Abstract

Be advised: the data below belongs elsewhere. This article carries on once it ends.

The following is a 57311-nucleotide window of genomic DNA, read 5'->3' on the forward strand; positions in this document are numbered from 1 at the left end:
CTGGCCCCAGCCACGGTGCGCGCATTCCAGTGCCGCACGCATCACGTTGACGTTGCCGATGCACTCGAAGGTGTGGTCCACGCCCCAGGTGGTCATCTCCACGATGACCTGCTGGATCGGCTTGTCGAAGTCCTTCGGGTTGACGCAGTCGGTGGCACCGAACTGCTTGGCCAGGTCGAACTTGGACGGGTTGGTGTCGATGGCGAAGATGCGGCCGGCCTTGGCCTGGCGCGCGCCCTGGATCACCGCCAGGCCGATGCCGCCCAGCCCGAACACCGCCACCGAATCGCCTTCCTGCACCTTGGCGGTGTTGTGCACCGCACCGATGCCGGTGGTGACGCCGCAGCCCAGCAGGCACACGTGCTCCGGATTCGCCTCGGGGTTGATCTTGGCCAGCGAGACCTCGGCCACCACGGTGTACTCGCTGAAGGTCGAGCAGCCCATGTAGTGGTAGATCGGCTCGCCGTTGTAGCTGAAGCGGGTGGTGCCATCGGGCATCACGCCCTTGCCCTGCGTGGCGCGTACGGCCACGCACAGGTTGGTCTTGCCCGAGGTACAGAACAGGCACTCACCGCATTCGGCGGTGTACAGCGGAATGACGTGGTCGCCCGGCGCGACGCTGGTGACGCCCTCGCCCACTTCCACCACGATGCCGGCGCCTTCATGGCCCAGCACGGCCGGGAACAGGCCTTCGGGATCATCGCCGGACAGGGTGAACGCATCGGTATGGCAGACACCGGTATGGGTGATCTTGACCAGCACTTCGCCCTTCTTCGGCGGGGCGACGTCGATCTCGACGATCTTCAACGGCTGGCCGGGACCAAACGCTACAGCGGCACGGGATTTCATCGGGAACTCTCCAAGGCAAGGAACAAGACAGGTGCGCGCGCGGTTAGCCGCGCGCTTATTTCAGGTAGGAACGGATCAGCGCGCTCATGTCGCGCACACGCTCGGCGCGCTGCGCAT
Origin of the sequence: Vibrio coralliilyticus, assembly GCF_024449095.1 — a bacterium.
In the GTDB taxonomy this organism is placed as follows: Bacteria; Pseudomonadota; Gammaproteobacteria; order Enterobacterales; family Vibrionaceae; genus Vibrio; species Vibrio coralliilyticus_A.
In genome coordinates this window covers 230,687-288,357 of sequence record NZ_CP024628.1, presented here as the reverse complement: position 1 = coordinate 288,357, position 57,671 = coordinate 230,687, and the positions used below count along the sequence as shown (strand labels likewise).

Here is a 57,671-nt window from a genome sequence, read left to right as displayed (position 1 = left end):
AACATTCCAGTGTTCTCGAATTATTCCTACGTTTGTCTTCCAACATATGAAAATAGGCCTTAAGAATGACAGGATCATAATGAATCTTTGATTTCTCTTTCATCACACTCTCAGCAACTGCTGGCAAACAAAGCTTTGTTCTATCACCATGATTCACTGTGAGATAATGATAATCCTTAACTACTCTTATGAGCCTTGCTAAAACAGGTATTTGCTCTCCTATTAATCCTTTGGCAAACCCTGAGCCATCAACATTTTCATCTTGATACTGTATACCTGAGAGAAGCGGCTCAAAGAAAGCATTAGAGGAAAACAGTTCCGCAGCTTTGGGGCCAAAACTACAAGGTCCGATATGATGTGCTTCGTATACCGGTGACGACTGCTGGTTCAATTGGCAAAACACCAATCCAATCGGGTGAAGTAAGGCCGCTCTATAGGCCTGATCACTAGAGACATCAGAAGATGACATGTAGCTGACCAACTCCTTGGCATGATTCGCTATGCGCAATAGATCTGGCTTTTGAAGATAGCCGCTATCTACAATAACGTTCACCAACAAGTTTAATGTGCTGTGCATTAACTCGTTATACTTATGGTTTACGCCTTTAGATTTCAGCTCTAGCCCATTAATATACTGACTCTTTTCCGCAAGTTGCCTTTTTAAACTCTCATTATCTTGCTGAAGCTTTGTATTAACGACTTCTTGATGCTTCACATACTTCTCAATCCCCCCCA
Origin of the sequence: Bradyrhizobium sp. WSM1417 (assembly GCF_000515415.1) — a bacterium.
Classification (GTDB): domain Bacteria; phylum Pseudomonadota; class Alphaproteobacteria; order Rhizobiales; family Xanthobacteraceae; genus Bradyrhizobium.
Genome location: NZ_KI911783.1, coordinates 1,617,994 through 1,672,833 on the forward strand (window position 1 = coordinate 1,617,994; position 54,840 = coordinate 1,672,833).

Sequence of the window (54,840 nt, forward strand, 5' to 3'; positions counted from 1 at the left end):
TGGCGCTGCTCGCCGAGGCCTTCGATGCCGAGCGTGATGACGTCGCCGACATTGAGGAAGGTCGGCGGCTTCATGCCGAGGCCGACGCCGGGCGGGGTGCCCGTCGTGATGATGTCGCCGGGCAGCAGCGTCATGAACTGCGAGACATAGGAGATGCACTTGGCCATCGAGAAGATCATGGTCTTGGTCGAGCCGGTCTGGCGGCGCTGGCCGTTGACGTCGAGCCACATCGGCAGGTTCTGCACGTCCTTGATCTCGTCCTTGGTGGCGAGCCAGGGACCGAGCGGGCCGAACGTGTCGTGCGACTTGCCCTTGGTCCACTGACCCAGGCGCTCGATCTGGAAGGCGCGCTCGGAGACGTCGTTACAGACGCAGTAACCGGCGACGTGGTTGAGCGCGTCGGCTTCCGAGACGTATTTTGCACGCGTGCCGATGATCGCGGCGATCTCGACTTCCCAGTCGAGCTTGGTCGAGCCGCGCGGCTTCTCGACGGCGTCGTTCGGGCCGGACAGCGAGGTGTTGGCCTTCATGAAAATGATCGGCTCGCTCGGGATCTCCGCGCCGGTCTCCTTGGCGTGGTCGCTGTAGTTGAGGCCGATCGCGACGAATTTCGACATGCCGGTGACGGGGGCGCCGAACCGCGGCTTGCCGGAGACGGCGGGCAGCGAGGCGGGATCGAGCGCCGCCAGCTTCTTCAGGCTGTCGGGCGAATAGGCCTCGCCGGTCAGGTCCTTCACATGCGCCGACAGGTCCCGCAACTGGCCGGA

A living, linear reef about 3.8 km in length has been discovered 0.8 to 1.2 km off Big Pine Key and the Newfound Harbor Keys in the lower Florida Keys. The reef is approximately 60 m wide, lies at depths from 4.5 to 7 m, and is growing on, and slightly landward of, a slope where Pleistocene bedrock rises with relative abruptness. A deeper, flat area on the seaward side of the reef is, in most places, a Thalassia-Cymodocea (sea grasses) meadow which is usually separated from the reef by a narrow, barren belt of fine-grained sediment. The outer portion of the reef consists of small, scattered coral heads and octocorals separated by a patchy veneer of sediment. The main body of the reef includes large, commonly coalescent coral heads, some standing at least 2.5 m above the sea floor. Next landward is a zone of smaller coral heads and abundant octocorals, followed by an area of large heads of Montastrea annularis. The previously known patch reefs off the Newfound Harbor Keys lie farther landward in shallower water. Although the sediment veneer is thin across much of the linear reef, accumulations of skeletal sand and gravel up to 50 cm thick, are common in areas of greatest coral growth. Geometry and biota of this reef, as well as its location subparallel to the present shoreline, suggest that the reef may be a living analog of at least a part of the Pleistocene Key Largo Limestone.

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